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India-Nepal Flood Management

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August 06, 2021

What is the issue?

  • Despite the efforts made on the ground, people continue to suffer from perennial flooding in north Bihar (the Mithilanchal region).
  • Here is a look into the evolution of the crisis, and the approach to be adopted.

What is the long-felt problem of floods in Bihar?

  • Historically, Bihar has been known to be India’s most flood-prone State.
  • Around 73% of the total land area in Bihar is flood affected.
  • 76% of the population in North Bihar faces the recurring threat of floods.
  • A large part of North Bihar, adjoining Nepal, is drained by a number of rivers having their catchments in the steep and geologically nascent Himalayas. [Kosi, Gandak, Burhi Gandak, Bagmati, Kamla Balan, Mahananda and Adhwara Group of rivers]
  • Originating in Nepal, the high discharge and sediment load in these rivers wreak havoc in the plains of Nepal’s Tarai and Bihar.
  • The plains of North Bihar have recorded the highest number of floods in the last 30-years.
  • The total area affected by floods has also increased over the years.
  • The Floods of 2004 affected a vast area causing the loss of about 800 lives.
  • The chronic issue of floods is making over 5 crore people of the North Bihar and Tarai in Nepal so vulnerable.

How has the past water cooperation changed?

  • The history of cooperation between India and Nepal for embankments started in the 1950s.
  • Work on the Kosi embankments started in 1955.
  • A group of retired Nepali soldiers came over voluntarily to join hands with Indian volunteers and start the work.
  • However, in recent years, Kathmandu shows indifference to matters of floods and water management.
  • Consequently, not much has happened, except the use of water resources for hydroelectric generation.

What are the flaws in the water management approach?

  • In 1930s, there was a transition from the traditional method of flood control to the embankment-based British system.
  • Infrastructural interventions such as building embankments and re-routing streams have disturbed the conventional pattern of slow water flow.
  • Earlier, without so many artificial barriers, the flow of water used to aid farming in the region.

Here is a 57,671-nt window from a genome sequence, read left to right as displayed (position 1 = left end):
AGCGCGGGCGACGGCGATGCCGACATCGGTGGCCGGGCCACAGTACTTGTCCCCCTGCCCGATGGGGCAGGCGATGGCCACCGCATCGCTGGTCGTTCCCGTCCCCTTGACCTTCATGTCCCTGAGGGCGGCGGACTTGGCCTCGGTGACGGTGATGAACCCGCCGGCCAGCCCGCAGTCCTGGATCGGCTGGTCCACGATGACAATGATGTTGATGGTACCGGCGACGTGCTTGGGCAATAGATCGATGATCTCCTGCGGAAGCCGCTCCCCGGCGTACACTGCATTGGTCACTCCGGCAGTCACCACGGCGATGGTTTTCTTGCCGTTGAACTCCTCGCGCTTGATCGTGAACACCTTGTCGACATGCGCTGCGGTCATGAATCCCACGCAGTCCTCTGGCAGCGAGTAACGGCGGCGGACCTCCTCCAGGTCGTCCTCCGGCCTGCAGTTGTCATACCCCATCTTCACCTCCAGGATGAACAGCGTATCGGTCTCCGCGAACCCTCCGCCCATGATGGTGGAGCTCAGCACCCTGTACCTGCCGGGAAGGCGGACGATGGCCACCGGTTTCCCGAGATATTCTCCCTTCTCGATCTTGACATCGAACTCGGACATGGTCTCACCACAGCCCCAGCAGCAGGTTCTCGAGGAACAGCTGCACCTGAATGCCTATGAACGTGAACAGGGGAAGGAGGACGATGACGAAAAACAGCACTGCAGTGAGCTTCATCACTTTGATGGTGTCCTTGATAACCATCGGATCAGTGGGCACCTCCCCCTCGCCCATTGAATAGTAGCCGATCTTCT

• The Kosi Treaty of 1954, under which the embankments in Nepal were established and maintained, was not futuristic.
  • It lacked sensitization of climatic imbalances and sustainable development.
  • It did not make enough provisions for the maintenance of embankments and the rivers changing their course.
  • The deposition of stones, sand, silt and sediment has led to river beds rising, changing course and causing unimaginable losses.
  • Between the mid-18th and mid-20th centuries, the Kosi is said to have shifted over 100 kilometres westward, resulting in large-scale human displacements.
  • Ironically, the same flood-affected regions also face the issue of drought and a sinking water table.

What are the notable measures by Bihar?

  • As Bihar’s CM (2005-2010), Nitish Kumar made the concept of ‘disaster management popular among the masses and made a few structural changes.
  • There was a renewed approach in infrastructure augmentation for dams and reservoirs, detention basins, embankments and channel improvement.
  • Non-structural measures like floodplain management, flood forecasting and warning, flood insurance and financial compensation werelater implemented.

What should be done?

  • Greater attention is to be given to the annual calamity of floods.
  • Revisiting the old plans and arrangements between India and Nepal and establishing a long-term strategy of water management cooperation is essential.
  • A dedicated intergovernmental panel should be formed through a bilateral mechanism.

 

Source: The Hindu

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